Understanding what goes into an IEP will undoubtedly make you a stronger advocate for your child and ultimately lead to a better experience for you, your child and everyone else involved. And there area lot of people involved.

If your child qualifies for special education, the next step in the process is creating an IEP (Individualized Education Program) for the student.

Individual Education Plan (IEP) Eligibility

  • A child has 1/13 disabilities listed in the IDEA
  • Disability in question must affect the child’s educational performance from the general education curriculum
  • Access to funding for an Independent Educational Evaluation (IEE)
  • Connecting you to an IEP team

Legal requirements for an IEP team:

  • The student’s parent or caregiver,
  • At least one of the student’s general education teachers,
  • At least one special education teacher,
  • School psychologist or other specialist who can interpret evaluation results,
  • A district representative with authority over special education services, and
  • Funding/costs to get your child to the rightful IEP

Typically IEPS are developed by a group of professionals including a case manager who is responsible for overseeing the IEP. Never forget that you are also a large part of the team, meaning you have a right to be involved in every step of the process, and you should.

The results of the child’s evaluation are used to create the IEP. If you disagree with the results of an IEP, you are legally entitled to an IEE (Independent Educational Evaluation) which must be paid for by the school district. You can read more about IEEs here.

The IEP process can be overwhelming and confusing, which is why we developed the IEP Pocketbook. This resource features vital information regarding the rights you and your child have including procedural safeguards, how and when to call an IEP meeting, how to prepare for an IEP meeting and so much more.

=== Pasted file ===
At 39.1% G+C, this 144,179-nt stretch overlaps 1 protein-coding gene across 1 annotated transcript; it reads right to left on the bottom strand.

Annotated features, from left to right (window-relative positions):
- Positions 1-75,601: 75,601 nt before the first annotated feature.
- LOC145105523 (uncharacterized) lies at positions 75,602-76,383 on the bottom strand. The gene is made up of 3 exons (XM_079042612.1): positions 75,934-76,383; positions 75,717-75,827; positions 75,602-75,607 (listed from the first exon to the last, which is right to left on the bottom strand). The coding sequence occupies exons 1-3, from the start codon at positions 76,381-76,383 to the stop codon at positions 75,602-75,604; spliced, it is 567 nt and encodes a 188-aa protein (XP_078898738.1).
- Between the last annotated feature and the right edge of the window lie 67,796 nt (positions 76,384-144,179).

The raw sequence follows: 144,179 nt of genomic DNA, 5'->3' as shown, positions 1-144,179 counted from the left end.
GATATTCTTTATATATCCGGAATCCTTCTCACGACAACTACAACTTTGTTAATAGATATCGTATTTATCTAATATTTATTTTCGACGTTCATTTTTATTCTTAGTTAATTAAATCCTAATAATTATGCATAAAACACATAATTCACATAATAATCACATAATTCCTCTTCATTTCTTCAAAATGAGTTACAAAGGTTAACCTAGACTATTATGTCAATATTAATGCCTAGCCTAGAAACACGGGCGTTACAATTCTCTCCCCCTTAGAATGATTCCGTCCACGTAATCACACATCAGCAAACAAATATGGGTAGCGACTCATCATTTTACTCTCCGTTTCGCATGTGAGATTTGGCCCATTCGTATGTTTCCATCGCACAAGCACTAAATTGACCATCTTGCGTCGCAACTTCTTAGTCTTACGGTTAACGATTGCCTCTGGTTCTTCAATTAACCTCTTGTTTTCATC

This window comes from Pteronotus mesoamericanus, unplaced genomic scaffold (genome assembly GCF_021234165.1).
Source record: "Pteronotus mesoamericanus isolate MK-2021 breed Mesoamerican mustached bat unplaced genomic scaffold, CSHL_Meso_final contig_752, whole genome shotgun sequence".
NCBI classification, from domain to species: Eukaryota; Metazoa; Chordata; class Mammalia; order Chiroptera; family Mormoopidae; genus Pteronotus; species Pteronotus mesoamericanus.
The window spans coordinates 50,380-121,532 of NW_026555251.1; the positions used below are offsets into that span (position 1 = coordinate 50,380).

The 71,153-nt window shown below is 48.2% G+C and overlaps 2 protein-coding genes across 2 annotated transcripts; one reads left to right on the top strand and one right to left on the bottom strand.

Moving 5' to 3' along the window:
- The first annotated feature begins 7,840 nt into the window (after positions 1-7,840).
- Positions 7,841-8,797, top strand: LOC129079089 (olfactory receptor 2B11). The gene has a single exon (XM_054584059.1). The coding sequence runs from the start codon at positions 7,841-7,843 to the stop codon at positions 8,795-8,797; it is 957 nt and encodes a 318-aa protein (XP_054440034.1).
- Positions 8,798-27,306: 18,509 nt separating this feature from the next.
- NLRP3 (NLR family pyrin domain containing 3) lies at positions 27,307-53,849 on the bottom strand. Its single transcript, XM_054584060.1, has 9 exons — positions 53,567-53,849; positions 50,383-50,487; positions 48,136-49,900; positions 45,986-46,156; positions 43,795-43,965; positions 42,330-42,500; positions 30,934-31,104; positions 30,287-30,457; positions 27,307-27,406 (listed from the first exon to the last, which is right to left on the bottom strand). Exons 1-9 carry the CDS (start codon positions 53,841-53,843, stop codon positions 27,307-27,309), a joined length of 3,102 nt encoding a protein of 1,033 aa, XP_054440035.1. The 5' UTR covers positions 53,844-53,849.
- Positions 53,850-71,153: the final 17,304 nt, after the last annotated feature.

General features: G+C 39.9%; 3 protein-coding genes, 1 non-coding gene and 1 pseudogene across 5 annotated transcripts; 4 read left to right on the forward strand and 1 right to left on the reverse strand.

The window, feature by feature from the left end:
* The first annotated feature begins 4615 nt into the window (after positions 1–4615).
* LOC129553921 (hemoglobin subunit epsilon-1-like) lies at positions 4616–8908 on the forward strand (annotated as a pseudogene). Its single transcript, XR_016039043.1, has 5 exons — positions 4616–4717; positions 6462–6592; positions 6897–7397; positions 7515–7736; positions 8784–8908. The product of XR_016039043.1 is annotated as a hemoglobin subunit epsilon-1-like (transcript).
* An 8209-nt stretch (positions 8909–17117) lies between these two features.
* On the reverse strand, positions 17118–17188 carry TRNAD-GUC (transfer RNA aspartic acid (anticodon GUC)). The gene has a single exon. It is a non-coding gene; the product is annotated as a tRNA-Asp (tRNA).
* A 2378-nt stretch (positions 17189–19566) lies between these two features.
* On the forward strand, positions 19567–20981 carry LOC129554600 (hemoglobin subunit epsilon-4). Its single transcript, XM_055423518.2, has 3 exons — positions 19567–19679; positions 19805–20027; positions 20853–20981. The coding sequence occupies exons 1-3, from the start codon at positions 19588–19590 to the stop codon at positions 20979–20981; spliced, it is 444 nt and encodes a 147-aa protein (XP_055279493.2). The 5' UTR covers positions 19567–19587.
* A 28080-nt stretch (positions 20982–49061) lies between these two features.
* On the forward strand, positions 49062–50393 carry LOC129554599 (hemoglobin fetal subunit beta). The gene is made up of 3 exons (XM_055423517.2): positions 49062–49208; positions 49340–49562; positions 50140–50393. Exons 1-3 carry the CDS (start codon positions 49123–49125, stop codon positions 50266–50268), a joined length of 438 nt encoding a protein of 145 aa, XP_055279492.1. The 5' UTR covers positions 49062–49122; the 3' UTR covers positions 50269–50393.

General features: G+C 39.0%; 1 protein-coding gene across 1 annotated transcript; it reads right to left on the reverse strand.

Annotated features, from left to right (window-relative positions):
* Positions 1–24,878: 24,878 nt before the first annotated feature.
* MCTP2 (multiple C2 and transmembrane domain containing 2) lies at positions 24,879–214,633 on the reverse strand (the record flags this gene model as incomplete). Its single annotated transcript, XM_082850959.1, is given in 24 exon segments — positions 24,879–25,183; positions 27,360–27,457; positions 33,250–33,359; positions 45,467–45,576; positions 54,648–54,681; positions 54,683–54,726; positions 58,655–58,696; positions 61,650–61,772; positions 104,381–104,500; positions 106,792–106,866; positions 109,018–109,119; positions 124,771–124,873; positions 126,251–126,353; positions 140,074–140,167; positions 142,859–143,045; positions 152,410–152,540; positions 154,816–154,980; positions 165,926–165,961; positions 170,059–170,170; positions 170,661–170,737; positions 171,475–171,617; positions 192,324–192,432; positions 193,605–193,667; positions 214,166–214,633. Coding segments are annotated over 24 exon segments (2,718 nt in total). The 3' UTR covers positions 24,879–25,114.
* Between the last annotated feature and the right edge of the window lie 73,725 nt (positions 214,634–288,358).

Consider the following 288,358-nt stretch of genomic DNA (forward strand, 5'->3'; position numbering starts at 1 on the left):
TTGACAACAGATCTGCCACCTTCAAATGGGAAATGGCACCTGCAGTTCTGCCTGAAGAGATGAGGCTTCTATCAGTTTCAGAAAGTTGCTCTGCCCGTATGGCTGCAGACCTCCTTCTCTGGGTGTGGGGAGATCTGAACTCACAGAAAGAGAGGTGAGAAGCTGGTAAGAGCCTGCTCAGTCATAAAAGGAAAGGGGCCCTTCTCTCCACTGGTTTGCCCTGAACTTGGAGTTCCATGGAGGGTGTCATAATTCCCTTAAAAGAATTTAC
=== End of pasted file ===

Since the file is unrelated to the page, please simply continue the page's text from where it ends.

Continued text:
Get Our IEP Pocketbook NOW!

We developed  our IEP Pocketbook as a resource you can turn to at a moment’s notice to access information to efffectively advocate for your child’s rights. Download it. Save it.  Share it.

Below you can review how the government defines an IEP.

Section 300.320

As used in this part, the term individualized education program or IEP means a written statement for each child with a disability that is developed, reviewed, and revised in a meeting in accordance with §§300.320 through 300.324, and that must include—
(1) A statement of the child’s present levels of academic achievement and functional performance, including—
(i) How the child’s disability affects the child’s involvement and progress in the general education curriculum (i.e., the same curriculum as for nondisabled children); or
(ii) For preschool children, as appropriate, how the disability affects the child’s participation in appropriate activities;
(i) A statement of measurable annual goals, including academic and functional goals designed to—
(A) Meet the child’s needs that result from the child’s disability to enable the child to be involved in and make progress in the general education curriculum; and
(B) Meet each of the child’s other educational needs that result from the child’s disability;
(ii) For children with disabilities who take alternate assessments aligned to alternate academic achievement standards, a description of benchmarks or short-term objectives;
(3) A description of—
(i) How the child’s progress toward meeting the annual goals described in paragraph (2) of this section will be measured; and
(ii) When periodic reports on the progress the child is making toward meeting the annual goals (such as through the use of quarterly or other periodic reports, concurrent with the issuance of report cards) will be provided;